The resources of western EMOs can make them powerful actors internationally. WWF invests millions in conservation programmes in eastern Europe and the south and is often seen as a conduit for western influence, through its close relationship with western governments. At times this leads to actions that would be questionable from the green ideological standpoint.1 For instance, the World Wide Fund for Nature and the International Union for Nature Conservation were among the powerful western EMOs who supported the 'shoot to kill policy' used against poachers in Kenya's wildlife parks that led to the deaths of over 100 people between 1989 and 1991. The creation of Kenyan wildlife parks had involved the displacement of tribal people without compensation and a tough anti-human policy was in the interests of the political and economic elite who benefited most from Kenya's tourist trade. A former deputy director of WWF International, Henner Ehringhaus, described the fate of those who questioned this narrow environmentalism:

The old school is interested in animals, plants and protected areas. They are interested in people and development as an instrument to protect the forests. The new school is interested in sustainable development, meeting human needs, helping people improve their agriculture, and working with local communities in a more integrated approach to nature conservation. What we have seen is those of the new school fired, and those of the old school promoted.

(The Guardian, 18 November 1995, quoted in Purdue 2000: 88)

It is not only the non-green EMOs that are powerful actors in international governance. Kellow (2000) analyses the role of Greenpeace International, in relation to bodies such as UNEP. The latter has a budget of a mere $20m, whereas in 1997 Greenpeace had a budget of around $140m. Bodies such as UNEP benefit from the mobilising capacity and scientific expertise of groups such as Greenpeace. Moreover, Greenpeace's resources are not only financial, but also political and technical. Greenpeace can use the media effectively and it has a mass support in the most powerful western countries that can put pressure on national governments (Rootes 1999). It is probably this popular pressure that explains the coincidence of the positions advanced by Greenpeace with those of the German government in the Kyoto climate change negotiations. Yet, as Kellow (2000) suggests, when combined with the concentration of Greenpeace membership in a few countries, this qualifies the claim of Greenpeace to be global.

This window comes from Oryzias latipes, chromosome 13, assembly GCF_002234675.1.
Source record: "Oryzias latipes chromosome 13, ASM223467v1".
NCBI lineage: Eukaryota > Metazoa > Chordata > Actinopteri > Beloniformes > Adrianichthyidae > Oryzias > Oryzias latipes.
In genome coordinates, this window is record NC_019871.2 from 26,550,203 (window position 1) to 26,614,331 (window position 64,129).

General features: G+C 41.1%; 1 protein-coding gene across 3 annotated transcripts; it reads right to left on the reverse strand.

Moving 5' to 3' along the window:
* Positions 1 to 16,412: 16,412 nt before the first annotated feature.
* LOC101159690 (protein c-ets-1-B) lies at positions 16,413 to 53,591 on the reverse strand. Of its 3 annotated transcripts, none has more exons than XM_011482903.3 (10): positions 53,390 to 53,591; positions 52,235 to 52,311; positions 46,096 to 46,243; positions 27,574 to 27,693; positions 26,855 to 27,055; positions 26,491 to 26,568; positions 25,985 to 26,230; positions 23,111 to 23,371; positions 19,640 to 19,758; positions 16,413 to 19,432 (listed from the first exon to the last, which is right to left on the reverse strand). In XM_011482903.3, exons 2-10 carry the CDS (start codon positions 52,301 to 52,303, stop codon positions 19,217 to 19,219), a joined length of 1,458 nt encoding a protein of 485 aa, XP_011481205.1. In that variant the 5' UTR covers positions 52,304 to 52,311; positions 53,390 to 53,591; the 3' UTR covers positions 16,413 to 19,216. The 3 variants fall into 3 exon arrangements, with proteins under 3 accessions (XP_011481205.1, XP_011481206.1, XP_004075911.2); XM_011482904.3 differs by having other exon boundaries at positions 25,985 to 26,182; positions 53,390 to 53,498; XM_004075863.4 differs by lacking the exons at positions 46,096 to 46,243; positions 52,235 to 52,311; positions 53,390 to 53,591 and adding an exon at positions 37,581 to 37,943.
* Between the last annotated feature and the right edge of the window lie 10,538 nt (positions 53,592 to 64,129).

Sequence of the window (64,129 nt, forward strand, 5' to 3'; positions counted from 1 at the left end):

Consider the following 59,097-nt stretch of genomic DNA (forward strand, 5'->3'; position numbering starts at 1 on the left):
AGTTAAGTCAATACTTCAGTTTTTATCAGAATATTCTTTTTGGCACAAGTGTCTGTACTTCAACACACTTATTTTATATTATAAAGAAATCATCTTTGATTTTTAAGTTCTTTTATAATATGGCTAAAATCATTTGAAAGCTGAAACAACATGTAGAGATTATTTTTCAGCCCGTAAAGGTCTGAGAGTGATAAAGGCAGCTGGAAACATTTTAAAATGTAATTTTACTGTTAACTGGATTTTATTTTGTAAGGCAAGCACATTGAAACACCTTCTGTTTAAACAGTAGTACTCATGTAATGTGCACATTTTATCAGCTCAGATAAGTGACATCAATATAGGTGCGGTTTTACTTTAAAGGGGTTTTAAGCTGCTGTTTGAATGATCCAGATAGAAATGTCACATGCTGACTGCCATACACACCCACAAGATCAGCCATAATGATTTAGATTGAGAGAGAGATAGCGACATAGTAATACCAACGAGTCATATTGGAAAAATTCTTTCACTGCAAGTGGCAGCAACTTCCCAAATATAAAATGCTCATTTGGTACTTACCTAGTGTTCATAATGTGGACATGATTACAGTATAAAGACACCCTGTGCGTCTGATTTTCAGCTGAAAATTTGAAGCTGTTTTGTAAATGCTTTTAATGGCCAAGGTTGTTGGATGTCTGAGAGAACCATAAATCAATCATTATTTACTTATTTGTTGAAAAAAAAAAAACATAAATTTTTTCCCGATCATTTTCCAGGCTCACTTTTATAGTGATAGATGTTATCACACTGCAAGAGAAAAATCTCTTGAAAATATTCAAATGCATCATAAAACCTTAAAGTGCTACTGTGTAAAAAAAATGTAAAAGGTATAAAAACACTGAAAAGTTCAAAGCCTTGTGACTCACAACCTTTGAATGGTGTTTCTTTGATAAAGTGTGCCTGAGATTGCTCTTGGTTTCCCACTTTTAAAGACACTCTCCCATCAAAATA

Links between environmental activists from the north and the south are increasing. Keck and Sikkink (1998) chart the growth of transnational networking of NGOs, particularly linking groups from the industrialised countries with those in the south. Cheaper air travel, the internet and satellite technology have made transnational networking easier. In the past such links were largely limited to NGOs with the resources to travel, but since the internet reduced the cost of communication, contact and the co-ordination of protest action between grassroots activists has increased. This has been evident in particular in multi-country protests such as those against the G8 Summits in Birmingham (1998) and Cologne (1999) and the WTO meeting in Seattle (1999). In the Summer of 1999 a transnational network of grassroots activists linked under the banner of People's Global Action, organised an Inter-Continental Caravan of activists from the south, which toured western Europe in an effort to allow activists to put their case directly to western publics and politicians. Nevertheless accounts of the caravan, also reveal some of the obstacles to the development of a global environmental movement. There were major differences of outlook and styles of organisation between some of the activists from India and their hosts in Britain and Germany and clashes over gender and hierarchical organisation. Tensions over environment and the nature of development also arose between the more radical EMOs from the north and development-oriented environmental groups from the south during the UNCED process (Finger 1994: 210).

Guha has argued that most Third World environmental groups do not share a common identity with western environmentalists: